How reliable are Google Analytics statistics?
Most of the data provided by Google Analytics is highly reliable because the tracking code collects ‘primary data’ such as the number of visitors to a website, how long they stay, and if they move to another page on the site. However other data on visitors to the site depend on ‘secondary’ data that Google uses to make assumptions about visitors.
When signing up for web services such as gmail users often give information about themselves such as interests, occupation, age and gender. Frequently the provider of the service will create a file called a ‘Cookie’ on the user’s device that stores this information locally. Google Analytics accesses these cookies as secondary data, which can be used to build statistics for the population of users.
Google Analytics gives data on gender of users and age is reported in the ranges 18-24, 25-34, 35-44, 45-54, 55-64, 65+. How accurate are these statistics?
The Google article About Demographics and Interests: Analyze users by age, gender, and interest categories  explains where Google gets its information .
Google Analytics data sources
Once you update Analytics to support Advertising Reporting Features, Analytics collects Demographics and Interests data from the following sources:
Source Applies to Condition Result Third-party DoubleClick cookie Web-browser activity only Cookie is present Analytics collects any demographic and interests information available in the cookie Android Advertising ID App activity only You update the Analytics tracking code in an Android app to collect the Advertising ID Analytics generates an identifier based on the ID that includes demographic and interests information associated with users’ app activity iOS Identifier for Advertisers (IDFA) App activity only You update the Analytics tracking code in an iOS app to collect the IDFA Analytics generates an identifier based on the IDFA that includes demographic and interests information associated with users’ app activity
A report by Humix  asks How accurate are these demographic estimates? and makes the following observations:
It’s normal to be sceptical about the demographic data that Google provides. Afterall, it’s an estimate that is based on a sample of your visitors. There are three reasons why you should be careful when interpreting the demographics and interests reports.
1) A cookie is just a cookie
Add blockers tend to prevent the DoubleClick cookie from firing. This means that Google will not capture any data from visitors with ad blockers installed. Besides, when you clear your cookies all data is lost and Google will have to restart assembling your profile.
2) Subject to thresholds
Google applies a threshold to protect the privacy of every individual. They say: thresholds are applied when data might allow the recipient of the report to infer the characteristics of an individual visitor. When this occurs you will be warned by a yellow notice below the report title. This reinforces data sampling even more.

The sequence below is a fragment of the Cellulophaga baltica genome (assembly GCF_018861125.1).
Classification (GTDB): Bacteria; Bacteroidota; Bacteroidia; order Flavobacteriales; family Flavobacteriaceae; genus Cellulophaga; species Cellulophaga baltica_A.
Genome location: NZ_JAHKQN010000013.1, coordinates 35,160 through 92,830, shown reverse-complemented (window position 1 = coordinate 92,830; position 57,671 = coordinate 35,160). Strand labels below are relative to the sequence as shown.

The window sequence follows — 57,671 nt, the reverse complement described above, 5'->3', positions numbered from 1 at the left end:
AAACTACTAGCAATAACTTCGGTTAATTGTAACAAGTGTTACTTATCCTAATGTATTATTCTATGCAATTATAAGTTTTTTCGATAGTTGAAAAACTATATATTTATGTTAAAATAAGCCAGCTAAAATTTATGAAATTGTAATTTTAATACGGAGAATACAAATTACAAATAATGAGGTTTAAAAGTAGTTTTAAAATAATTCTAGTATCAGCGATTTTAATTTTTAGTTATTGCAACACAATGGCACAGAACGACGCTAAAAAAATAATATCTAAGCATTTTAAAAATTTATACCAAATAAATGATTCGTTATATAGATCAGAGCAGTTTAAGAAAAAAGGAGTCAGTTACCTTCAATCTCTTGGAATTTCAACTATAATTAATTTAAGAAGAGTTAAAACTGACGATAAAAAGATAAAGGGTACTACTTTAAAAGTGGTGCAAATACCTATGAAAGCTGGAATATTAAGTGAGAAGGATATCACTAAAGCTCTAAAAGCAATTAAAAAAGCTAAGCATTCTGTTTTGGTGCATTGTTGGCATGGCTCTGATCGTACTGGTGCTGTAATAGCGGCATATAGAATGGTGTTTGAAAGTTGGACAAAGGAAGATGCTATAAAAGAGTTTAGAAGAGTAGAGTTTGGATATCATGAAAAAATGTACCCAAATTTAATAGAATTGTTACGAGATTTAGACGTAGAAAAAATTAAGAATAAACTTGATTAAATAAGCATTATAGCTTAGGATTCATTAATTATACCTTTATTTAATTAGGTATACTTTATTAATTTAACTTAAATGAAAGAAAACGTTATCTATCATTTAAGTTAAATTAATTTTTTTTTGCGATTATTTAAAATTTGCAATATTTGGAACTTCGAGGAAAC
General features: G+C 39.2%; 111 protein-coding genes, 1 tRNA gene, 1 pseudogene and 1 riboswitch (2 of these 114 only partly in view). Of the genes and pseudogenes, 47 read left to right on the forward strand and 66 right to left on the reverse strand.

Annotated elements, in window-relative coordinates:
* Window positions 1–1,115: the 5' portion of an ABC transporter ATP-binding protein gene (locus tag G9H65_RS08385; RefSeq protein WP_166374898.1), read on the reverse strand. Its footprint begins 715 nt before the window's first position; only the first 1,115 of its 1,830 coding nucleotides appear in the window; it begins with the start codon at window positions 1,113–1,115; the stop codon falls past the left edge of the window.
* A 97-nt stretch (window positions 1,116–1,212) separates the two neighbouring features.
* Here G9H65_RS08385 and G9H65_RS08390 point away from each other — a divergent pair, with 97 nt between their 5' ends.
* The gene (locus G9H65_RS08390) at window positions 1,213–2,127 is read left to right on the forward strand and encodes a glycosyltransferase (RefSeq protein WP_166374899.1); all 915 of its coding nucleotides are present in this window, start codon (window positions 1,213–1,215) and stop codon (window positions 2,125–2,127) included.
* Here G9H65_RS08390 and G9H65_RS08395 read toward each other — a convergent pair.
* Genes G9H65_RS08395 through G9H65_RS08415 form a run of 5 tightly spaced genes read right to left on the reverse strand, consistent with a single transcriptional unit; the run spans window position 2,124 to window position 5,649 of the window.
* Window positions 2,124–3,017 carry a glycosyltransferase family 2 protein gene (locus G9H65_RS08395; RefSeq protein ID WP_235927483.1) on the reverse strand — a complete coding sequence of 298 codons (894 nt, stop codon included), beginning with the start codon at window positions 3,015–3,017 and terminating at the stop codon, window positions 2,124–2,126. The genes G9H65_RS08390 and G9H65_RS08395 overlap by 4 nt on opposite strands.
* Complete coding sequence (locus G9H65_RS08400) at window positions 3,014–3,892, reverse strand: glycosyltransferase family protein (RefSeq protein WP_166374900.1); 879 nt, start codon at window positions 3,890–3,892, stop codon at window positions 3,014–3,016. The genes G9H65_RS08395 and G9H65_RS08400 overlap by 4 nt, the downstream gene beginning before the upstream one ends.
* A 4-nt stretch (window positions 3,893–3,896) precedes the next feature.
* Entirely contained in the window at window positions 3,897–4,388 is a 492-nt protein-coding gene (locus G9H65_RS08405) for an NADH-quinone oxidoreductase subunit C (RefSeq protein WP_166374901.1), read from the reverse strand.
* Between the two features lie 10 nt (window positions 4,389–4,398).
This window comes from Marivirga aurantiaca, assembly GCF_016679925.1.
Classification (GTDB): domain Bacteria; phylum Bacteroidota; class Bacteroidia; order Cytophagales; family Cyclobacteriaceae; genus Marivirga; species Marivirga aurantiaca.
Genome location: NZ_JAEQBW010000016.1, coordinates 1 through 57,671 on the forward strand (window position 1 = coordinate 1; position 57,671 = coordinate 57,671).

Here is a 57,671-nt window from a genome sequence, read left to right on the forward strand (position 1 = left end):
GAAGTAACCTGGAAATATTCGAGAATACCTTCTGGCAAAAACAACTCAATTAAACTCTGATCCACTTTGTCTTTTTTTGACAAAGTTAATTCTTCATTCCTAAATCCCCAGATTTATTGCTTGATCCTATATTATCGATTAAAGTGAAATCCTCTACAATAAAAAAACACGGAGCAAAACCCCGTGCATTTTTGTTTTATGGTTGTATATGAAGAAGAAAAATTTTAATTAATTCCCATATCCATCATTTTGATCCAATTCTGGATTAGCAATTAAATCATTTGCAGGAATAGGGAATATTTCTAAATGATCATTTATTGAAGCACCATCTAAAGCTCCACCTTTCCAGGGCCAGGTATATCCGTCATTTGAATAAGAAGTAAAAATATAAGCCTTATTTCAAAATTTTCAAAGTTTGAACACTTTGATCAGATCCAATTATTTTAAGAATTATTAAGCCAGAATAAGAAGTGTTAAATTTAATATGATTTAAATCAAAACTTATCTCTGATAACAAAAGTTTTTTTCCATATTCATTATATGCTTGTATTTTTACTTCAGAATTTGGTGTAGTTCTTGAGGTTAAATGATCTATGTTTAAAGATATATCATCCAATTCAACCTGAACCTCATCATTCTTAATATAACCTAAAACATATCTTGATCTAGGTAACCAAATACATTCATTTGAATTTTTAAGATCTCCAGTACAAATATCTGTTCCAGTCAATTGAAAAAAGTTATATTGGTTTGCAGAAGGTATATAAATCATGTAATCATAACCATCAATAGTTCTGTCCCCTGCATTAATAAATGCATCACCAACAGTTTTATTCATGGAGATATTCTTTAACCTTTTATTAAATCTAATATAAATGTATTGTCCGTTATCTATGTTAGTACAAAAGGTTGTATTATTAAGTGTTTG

3) Data Sampling
As you probably already know, Google often uses only a subset of the data to compile reports. Data sampling happens automatically when your report includes more than 500.000 visits. Medium to big websites have to deal with this very often. We noticed that demographics reports in particular are exposed to heavy sampling. Often, the reports you see are based on less than 10% of your total visits.
This suggests that there may be important reasons to be careful when interpreting Google Analytics results.
Other data of interest on this course include the user’s country, city, and language. How accurate are these?
The location of a user is tracked by Google analytics according to how users are connected to major nodes in the internet. Generally this makes country data accurate but city location may be less accurate. For example, when testing sites I have observed that Google Analytics often thinks I am in nearby Bletchley but sometimes thinks I am in Southampton or London, both hundreds of kilometers from where I am. Another complication is that some web users disguise their country using websites set up for this purpose.
Google Analytics determines a user’s language from their web browser. Language is user-selectable in most web browsers and usually defaults to the language of the operating system. However, users can change the setting according to their browser preferences.
What do you think?
Do you think the statistics provided by Google Analytics are accurate? Do you think that careful interpretation is required? Should we worry that ‘Big Brother is watching you’? Are users out-smarting Google by disguising who they are, or giving false information about themselves, e.g. giving Gmail incorrect information about their age and gender?
Is the trade-off between giving our personal information to Google outweighed by the many high-quality free services it gives in return? Let us know what you think and share your ideas and views with others on the course.
 Google. About Demographics and Interests, viewed 3-Oct-2018.
 Humix, 17-March-2014, How accurate are Google Analytics Demographic Reports, viewed 3-Oct-2018.